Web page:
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A bid to preserve tradition of Sarangi and Dhadd

A bid to preserve tradition of Sarangi and Dhadd

Dhadd and Sarangi are the two folk musical instruments that have been in use in Punjabi folk songs for quite a long time. Sarangi produces musical tunes while dhadd renders rhythm.

Punjabi culture is very old and one of the richest with its myriad content that fills our lives with colors. Punjabi traditional folk instruments are not just a part of culture but are an integral part of people’s lives.

Dhadd and Sarangi are the two folk musical instruments that have been in use in Punjabi folk songs for quite a long time. Sarangi produces musical tunes while Dhadd renders rhythm. 

In olden times the ‘kavishars’ (singers and writers) used to enthrall the audience with their melodious performance using folk instruments sarangi and dhadd.

Dhadi jathas (ballad singer groups) play dhadd and sarangi to sing ‘wara’ and tell historical stories .

Both the traditional musical folk instruments are still in use.  The maestros are of the view that as many as one hundred musical notes can be produced from sarangi. 

Dhadd does look like a ‘damru’ but it is played slightly differently. It is played by tapping of fingers on one of its sides to give control over the rhythm.

The masters and the students who learn the art of playing folk musical instruments are numbered. However, Karamjit Singh Mann, a resident of a Punjab’s border village Maan, about 35 km from Amritsar, is trying his best to preserve the fading art of sarangi and dhadd. 

Mann says that the atmosphere of teaching dhadd and sarangi has been in the family since the times of his father Giani Tara Singh Jand.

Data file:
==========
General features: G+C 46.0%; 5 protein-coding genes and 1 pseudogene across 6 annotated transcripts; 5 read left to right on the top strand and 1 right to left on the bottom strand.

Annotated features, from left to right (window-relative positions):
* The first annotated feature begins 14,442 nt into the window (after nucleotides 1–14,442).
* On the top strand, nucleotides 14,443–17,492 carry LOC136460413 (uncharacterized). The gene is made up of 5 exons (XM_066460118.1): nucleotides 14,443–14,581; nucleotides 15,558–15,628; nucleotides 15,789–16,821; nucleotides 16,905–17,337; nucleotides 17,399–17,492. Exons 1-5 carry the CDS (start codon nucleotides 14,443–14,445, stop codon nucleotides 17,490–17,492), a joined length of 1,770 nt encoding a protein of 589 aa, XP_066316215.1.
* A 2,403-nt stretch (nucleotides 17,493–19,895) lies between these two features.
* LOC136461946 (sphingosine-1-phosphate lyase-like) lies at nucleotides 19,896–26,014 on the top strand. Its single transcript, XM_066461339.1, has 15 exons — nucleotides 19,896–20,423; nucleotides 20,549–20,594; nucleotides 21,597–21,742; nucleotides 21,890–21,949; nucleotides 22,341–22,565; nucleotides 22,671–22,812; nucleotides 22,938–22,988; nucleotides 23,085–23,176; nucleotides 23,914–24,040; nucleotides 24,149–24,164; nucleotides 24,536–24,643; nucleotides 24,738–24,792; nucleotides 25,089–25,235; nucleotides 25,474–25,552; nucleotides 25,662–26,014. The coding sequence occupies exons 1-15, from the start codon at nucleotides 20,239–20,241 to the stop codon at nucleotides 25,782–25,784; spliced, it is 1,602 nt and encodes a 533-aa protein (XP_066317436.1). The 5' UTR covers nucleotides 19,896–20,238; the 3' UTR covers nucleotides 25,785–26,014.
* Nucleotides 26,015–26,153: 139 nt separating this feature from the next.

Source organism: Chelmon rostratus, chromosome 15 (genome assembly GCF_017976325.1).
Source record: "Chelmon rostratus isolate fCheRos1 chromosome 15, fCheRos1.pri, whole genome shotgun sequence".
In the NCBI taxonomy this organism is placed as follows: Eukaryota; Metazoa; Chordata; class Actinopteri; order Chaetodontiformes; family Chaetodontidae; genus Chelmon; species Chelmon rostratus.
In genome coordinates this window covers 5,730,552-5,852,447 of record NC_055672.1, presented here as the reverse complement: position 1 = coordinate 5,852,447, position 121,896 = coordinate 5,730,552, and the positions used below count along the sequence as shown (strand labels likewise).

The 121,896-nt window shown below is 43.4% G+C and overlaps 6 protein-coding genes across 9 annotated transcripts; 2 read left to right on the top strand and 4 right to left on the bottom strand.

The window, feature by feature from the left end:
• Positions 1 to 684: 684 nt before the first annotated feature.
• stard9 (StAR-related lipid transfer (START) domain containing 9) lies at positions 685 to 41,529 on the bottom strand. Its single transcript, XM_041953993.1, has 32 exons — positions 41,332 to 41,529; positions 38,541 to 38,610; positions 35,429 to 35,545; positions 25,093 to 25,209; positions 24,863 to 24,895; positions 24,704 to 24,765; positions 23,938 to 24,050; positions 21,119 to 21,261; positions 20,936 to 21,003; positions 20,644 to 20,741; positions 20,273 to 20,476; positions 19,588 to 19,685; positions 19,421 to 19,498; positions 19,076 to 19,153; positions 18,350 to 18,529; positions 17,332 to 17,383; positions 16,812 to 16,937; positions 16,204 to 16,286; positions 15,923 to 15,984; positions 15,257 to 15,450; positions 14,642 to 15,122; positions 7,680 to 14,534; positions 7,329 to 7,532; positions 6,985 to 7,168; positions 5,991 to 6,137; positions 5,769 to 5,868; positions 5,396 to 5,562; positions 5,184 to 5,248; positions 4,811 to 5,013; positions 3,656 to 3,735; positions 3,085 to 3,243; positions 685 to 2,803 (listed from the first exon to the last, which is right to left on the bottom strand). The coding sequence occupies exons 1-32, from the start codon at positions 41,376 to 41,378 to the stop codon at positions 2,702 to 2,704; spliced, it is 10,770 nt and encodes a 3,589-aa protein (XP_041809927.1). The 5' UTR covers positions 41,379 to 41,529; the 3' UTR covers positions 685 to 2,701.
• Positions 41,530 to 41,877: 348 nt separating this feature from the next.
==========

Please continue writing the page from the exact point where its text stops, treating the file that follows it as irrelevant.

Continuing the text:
“Children lived in our houses and we used to teach them playing sarangi and dhadd without any fee, and if someone used to be from poor background, we used to feed them too,” he said.

A young student Sumandeep Kaur said that she was attracted to these musical instruments since her childhood. “Someone told me about Ustand Ji and I joined here to learn playing these instruments,” she said.

Young students from different villages of Punjab arrive here to learn to play both the folk musical instruments.

“Sarangi is a lifelong learning art, any amount of practice and toiling is not enough to master the art of playing sarangi. However, dhadd is easier to learn,” said Gurveer Singh.

He said Karamjit Singh had over five hundred disciples and he still imparts training to around thirty students. 

“I am still learning and will keep learning all through my life and will keep working diligently,” said Karamjit Singh Mann.

There are several reasons for the decline in the use of these two instruments in comparison with other ancient musical instruments. But with the efforts of teachers like Karamjit Singh Mann, these musical instruments still have a prominent place among other folk musical instruments.

“We are the followers of Sri Guru Granth Sahib (SGGS) and have immense blessings of SGGS. We are learning with the grace of Waheguru and don’t ask for anything from anyone. You would have seen us that we are from poor backgrounds and lives in a small village. Our heartfelt desire is that we continue to preserve this tradition,” said Mann.

©Zee News

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